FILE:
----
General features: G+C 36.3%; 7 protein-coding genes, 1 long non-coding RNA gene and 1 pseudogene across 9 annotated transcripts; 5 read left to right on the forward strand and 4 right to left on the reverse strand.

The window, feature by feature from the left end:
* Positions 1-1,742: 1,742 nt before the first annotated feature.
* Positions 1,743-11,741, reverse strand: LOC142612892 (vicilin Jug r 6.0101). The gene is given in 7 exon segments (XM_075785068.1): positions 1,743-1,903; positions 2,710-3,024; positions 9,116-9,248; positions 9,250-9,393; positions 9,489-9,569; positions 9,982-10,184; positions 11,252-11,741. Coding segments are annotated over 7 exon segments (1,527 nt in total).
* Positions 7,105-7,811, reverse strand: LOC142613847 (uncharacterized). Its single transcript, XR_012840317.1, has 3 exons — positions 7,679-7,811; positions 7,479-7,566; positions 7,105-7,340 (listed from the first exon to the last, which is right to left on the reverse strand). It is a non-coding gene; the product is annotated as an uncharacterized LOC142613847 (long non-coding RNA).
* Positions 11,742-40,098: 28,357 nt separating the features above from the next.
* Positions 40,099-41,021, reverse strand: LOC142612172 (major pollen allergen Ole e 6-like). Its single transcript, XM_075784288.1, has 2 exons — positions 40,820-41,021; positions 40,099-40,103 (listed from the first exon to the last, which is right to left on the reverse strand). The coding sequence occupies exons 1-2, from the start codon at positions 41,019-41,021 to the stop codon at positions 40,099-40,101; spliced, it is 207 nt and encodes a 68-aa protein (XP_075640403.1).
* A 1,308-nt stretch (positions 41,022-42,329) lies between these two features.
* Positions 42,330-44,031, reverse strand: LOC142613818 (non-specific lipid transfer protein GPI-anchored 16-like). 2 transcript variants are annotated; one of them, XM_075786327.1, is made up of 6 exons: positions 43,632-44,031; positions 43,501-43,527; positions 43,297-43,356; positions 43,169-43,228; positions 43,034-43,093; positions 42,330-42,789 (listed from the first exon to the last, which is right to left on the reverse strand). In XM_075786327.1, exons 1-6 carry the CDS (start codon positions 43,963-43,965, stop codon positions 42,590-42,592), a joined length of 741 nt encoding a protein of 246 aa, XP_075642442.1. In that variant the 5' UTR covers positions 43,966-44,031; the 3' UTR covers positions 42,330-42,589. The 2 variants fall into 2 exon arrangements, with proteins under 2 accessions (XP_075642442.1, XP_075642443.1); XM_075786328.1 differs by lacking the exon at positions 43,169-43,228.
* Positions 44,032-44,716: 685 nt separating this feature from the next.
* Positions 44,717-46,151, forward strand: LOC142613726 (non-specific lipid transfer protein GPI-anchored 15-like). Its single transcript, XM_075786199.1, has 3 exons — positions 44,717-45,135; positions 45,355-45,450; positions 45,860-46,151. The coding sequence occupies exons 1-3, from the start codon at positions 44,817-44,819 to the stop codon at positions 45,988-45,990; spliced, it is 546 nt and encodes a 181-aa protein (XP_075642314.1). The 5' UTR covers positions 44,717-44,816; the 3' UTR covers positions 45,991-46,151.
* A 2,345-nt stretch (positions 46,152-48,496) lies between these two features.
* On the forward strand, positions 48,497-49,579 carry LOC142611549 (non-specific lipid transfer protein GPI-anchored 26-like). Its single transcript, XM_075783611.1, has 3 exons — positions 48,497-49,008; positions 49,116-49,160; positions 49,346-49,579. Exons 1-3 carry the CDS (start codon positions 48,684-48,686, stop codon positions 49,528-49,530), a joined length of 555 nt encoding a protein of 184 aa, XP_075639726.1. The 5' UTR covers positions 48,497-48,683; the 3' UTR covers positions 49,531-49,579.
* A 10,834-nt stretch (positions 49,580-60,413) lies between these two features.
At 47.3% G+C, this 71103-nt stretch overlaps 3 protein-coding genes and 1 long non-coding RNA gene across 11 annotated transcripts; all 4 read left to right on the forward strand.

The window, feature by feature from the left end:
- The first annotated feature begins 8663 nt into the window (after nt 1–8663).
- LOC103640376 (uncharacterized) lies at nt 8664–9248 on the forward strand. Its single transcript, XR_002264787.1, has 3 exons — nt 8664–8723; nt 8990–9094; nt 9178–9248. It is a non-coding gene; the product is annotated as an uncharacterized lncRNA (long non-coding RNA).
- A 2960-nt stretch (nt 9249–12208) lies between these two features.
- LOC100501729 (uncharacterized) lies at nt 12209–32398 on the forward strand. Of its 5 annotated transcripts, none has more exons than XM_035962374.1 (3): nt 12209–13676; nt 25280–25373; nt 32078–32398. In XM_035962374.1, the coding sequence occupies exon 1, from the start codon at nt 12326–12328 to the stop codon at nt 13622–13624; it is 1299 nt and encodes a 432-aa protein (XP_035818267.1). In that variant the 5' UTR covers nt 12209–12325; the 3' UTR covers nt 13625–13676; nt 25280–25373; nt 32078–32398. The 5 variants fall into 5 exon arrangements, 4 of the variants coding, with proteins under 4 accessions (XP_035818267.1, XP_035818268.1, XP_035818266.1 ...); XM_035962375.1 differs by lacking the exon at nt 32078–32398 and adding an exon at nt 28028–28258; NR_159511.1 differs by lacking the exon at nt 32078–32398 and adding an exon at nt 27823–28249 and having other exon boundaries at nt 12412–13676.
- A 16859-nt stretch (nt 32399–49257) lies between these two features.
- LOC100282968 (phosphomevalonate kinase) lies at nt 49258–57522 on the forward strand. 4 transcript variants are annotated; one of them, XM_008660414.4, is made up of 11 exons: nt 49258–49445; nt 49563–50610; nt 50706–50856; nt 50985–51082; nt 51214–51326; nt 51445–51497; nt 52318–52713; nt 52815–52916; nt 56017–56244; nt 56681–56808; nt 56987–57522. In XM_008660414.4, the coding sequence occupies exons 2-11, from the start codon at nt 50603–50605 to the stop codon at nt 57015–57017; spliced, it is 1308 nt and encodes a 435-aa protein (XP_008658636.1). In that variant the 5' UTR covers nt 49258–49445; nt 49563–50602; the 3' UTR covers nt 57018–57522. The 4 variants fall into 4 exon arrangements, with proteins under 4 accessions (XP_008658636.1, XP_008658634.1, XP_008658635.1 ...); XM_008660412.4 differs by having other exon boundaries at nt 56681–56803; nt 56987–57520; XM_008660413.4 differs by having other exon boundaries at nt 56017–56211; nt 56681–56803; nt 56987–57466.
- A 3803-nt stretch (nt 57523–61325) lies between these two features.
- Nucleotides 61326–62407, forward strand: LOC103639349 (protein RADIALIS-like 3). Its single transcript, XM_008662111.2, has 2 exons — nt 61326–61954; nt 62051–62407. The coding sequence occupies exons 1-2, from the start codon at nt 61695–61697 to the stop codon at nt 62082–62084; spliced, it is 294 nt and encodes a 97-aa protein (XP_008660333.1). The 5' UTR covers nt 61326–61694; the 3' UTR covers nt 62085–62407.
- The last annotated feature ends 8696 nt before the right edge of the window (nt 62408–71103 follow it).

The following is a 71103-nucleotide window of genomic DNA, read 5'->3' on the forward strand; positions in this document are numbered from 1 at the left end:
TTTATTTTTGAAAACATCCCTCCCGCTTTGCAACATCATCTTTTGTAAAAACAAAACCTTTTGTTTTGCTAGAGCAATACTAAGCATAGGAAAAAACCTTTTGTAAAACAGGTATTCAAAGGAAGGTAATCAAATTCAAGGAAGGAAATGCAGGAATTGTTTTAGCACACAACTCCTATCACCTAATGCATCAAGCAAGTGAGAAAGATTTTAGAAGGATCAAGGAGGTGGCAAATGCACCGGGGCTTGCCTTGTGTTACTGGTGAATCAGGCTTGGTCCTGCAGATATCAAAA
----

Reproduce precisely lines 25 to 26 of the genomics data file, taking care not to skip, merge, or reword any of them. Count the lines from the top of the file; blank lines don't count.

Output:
- The last annotated feature ends 8696 nt before the right edge of the window (nt 62408–71103 follow it).

The following is a 71103-nucleotide window of genomic DNA, read 5'->3' on the forward strand; positions in this document are numbered from 1 at the left end: